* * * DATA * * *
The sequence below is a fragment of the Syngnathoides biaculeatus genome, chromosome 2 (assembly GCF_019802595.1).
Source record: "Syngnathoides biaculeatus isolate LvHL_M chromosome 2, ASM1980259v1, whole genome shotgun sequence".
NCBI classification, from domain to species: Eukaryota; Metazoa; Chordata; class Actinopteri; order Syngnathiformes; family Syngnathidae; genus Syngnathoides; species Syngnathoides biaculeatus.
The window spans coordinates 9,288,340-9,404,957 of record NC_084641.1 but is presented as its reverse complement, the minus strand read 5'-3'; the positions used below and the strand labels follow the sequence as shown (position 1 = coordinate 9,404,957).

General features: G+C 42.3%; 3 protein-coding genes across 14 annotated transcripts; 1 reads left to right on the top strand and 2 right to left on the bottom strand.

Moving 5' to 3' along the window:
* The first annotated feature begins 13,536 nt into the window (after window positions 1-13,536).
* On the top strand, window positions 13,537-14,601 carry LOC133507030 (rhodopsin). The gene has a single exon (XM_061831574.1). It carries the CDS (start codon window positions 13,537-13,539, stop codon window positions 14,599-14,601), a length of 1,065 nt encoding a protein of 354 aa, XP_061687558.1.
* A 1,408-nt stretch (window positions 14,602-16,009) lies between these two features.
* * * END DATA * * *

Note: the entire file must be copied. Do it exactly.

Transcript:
The sequence below is a fragment of the Syngnathoides biaculeatus genome, chromosome 2 (assembly GCF_019802595.1).
Source record: "Syngnathoides biaculeatus isolate LvHL_M chromosome 2, ASM1980259v1, whole genome shotgun sequence".
NCBI classification, from domain to species: Eukaryota; Metazoa; Chordata; class Actinopteri; order Syngnathiformes; family Syngnathidae; genus Syngnathoides; species Syngnathoides biaculeatus.
The window spans coordinates 9,288,340-9,404,957 of record NC_084641.1 but is presented as its reverse complement, the minus strand read 5'-3'; the positions used below and the strand labels follow the sequence as shown (position 1 = coordinate 9,404,957).

General features: G+C 42.3%; 3 protein-coding genes across 14 annotated transcripts; 1 reads left to right on the top strand and 2 right to left on the bottom strand.

Moving 5' to 3' along the window:
* The first annotated feature begins 13,536 nt into the window (after window positions 1-13,536).
* On the top strand, window positions 13,537-14,601 carry LOC133507030 (rhodopsin). The gene has a single exon (XM_061831574.1). It carries the CDS (start codon window positions 13,537-13,539, stop codon window positions 14,599-14,601), a length of 1,065 nt encoding a protein of 354 aa, XP_061687558.1.
* A 1,408-nt stretch (window positions 14,602-16,009) lies between these two features.